David Letterman appears as the "Old Salt in the Fishing Village", but the credits list him as "Earl Hofert". This is an inside joke for Letterman fans, as he also referred to himself as "Hofert" in some skits back at his old program [error] on NBC. In real life, Hofert is an uncle of Letterman's on his mother's side. See more »
After fishing Trina out of the water and having his initial dialogue exchange with her, Nathanial summons the rest of the crew to meet her. Shortly after doing so, he refers to Trina by name despite Trina not having introduced herself to him in the previous scene. See more »
Do you know what I do to guys who quote unquote "sleep" with my wife?
Talk about your discomfort over a cup of hot cocoa?
Clooooooooose. I cut off their heads with a nail clipper.
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The DVD version (at least) omits the scene taking place right after Nathanial Mayweather makes a short, snide lecture on hats at the start of the film. In the scene, he proceeds to demonstrate how to tip a hat in a rather bizarre manner. See more »
While a number of critics have discussed at length "Cabin Boy"'s allusions to earlier sea epics, such as "Mutiny on the Bounty", "Moby Dick" and "Humanoids of the Deep", surprisingly little attention has been devoted to it's social commentary. Although it may, perhaps, be an overstatement to call Chris Elliot's script "revolutionary", its message has a decidedly socialist bent. In fact, I would venture to say that none of Elliot's other work, prior to OR since "Cabin Boy" has had a comparable impact on the way ship captains treat their crew - or for that matter, on the labor movement in general in this country. It's safe to say that the success of "Cabin Boy" is a product not only of Elliot's vision, but also a fortunate case of being "the right film at the right time", so to speak.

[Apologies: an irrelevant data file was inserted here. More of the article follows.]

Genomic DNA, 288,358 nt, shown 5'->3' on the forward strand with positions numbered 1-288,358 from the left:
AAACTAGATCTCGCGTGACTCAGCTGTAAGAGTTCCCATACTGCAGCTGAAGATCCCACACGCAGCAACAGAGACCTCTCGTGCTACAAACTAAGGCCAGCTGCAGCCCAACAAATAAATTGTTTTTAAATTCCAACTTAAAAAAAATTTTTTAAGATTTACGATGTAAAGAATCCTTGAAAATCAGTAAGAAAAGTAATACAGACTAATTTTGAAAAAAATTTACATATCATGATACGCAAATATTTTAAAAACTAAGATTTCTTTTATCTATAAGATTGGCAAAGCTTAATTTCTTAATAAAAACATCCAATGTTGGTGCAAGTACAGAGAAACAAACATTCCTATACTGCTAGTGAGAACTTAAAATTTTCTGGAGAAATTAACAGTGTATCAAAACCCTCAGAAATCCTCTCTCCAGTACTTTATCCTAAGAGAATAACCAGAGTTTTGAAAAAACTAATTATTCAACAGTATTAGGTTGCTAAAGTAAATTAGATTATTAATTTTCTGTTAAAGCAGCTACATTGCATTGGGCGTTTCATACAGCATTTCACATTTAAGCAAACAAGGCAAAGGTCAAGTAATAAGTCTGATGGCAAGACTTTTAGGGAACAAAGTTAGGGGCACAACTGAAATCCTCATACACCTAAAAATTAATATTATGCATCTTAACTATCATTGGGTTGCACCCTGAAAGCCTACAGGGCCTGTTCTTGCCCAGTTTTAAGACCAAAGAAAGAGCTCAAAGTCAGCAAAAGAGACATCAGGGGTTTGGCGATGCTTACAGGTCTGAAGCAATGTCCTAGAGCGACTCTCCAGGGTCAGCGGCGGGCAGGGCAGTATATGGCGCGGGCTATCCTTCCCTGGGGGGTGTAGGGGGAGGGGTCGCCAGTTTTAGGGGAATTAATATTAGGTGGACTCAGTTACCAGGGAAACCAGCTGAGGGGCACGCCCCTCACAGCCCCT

Additionally, the cast must be credited. Brian Doyle-Murray, Russ Tamblyn and many others give the performances of their careers. The stand-out, of course, was Ritch Brinkley in a magnificent portrayal of Captain Greybar, captain of "The Filthy Whore." Far from the stereotypical old salt sea captain, Brinkley's Greybar is hard, harsh, irritable and irrascible, and yet even-handed and even sensitive, giving a textured character which is so clearly missing from many other sea films. Particularly touching is the scene when Elliot's character, Nathanial Mayweather, serves "fish-stick kitties" for the crew's lunch. Words cannot describe the emotion that Brinkley's face conveys. It's so touching because it's true!
While "Cabin Boy" has its flaws, I have no doubt that it will be greatly appreciated by landlubbers and sea captains alike, particularly those who, like myself, started their careers as lowly cabin boys.
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